Full letter below (pdf)

History Ignored, Again

It would seem fair if Twitter were to share. The company’s initial public offering was a staggering success, of course. Priced at $26, the stock closed its first day of trading at $45 per share……”

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Bears Beware: S&P 4000 by 2016

“Since stocks rise when the Fed is adding assets and tank when the Fed pauses…

Now that financial pundits are claiming the current stock market rally is good to go until 2016, it’s appropriate to see where the market will be in 2016 if current trends hold.

Let’s start with the well-known correlation between the Federal Reserve’s balance sheet and the stock market: stocks rise when the Fed is adding assets and tank when the Fed pauses. (Chart courtesy of STA Wealth Management)

Courtesy of Market Daily Briefing, let’s look a little closer at the Fed’s ballooning holdings of home mortgages (MBS) and Treasury bonds, and extend those trends into the future:

By mid-2016, the Fed will have nearly doubled its Treasury bonds from $2.16 trillion to over $3.5 trillion, and its mortgage holdings will double from $1.44 trillion to $3 trillion…..”

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The Argument Rages On, Is Bitcoin Worth Anything ?

“The virtual currency craze is on a tear, with new virtual currencies emerging every day. The New York Times just ran a series of articles about them last week. “Charles Ponzi would be so proud!” one person appropriately commented at the bottom of this article.

Before going any further, let’s learn a bit more about the bitcoin system (also here and here). There are three components to this system:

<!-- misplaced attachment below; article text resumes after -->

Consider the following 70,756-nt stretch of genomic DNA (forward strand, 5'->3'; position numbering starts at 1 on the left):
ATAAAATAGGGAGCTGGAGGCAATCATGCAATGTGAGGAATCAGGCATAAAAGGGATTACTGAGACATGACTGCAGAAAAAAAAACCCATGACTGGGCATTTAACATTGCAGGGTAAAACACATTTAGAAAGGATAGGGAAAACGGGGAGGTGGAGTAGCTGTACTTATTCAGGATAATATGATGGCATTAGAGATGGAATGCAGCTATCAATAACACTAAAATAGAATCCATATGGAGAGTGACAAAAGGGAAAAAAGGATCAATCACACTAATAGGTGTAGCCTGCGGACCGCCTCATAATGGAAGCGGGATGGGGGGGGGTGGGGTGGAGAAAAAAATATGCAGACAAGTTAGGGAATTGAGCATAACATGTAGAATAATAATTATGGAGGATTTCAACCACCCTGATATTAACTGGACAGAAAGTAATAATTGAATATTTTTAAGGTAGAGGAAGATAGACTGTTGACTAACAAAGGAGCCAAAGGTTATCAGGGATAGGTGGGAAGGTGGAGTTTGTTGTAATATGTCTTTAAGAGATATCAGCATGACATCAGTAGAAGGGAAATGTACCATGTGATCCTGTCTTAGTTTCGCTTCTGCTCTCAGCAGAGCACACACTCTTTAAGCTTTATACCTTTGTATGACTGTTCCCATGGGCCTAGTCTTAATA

1. A unit of account—the Bitcoin (BTC)—in which all transactions are recorded and goods and services are priced.

2.  A payment system, supposedly secured and anonymous.

3. A means of payment—bitcoins—that is needed to complete all transactions in the payment system (there are coins of several denominations and the coin with a face value of one BTC is called the “bitcoin”).

Given the craze over bitcoins, their price in US dollars (USD) has soared with a BTC 1 coin going for as much as USD 1200 at one point, leaving Business Insider’s Joe Weisenthal saying:

“At this point, I have zero idea what a ‘fair’ price for Bitcoin is.”

I have an answer to that question, but before I reveal it (pretend you did not read the title of this post), let’s spend a bit of time getting to know the Bitcoin, starting with its payment system.

All transactions that have occurred since the beginning of the bitcoin system are recorded on a ledger called the “blockchain.” The system is setup so that every ten minutes or so a new page—called a “transaction block,” or just “block”—is added to the ledger. This new page refers to all past transactions requests (by referring to the immediate previous block) and records all the new transactions requests.

The ledger is crucial to the system because it allows users to verify that a transaction request between two parties is not fraudulent. For example, Mr X. uses the bitcoin payment system to send a request to buy a pizza from Joe’s Pizza. Joe’s Pizza wants to make sure that this is a valid transaction.

That requires verifying that Mr. X holds enough bitcoins to pay for the pizza (the ledger will tell from which past transactions he got his bitcoins), and that he is not trying to double spend the bitcoins. This verification process is done by the accountants of the system, who are called the “miners.”

Usually Joe’s will wait for confirmation from several miners (the rule of thumb seems to be six confirmations) before agreeing to sell the pizza (“confirmation” means that a recorded transaction request is included in following blocks). Anybody can be a miner, you just need a computer.

Adding a page on the ledger is extremely difficult (more here) and requires time and CPU power. A miner can only add a page to the ledger after meeting a specific encryption requirement called the “proof of work.” The proof of work involves encrypting new transaction requests in the form of a 16-digit hexadecimal number—called “hash” or “digest”—that must be no greater than a target value set by the system.

For example…”

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Silicon Valley Catches the Bitcoin Fever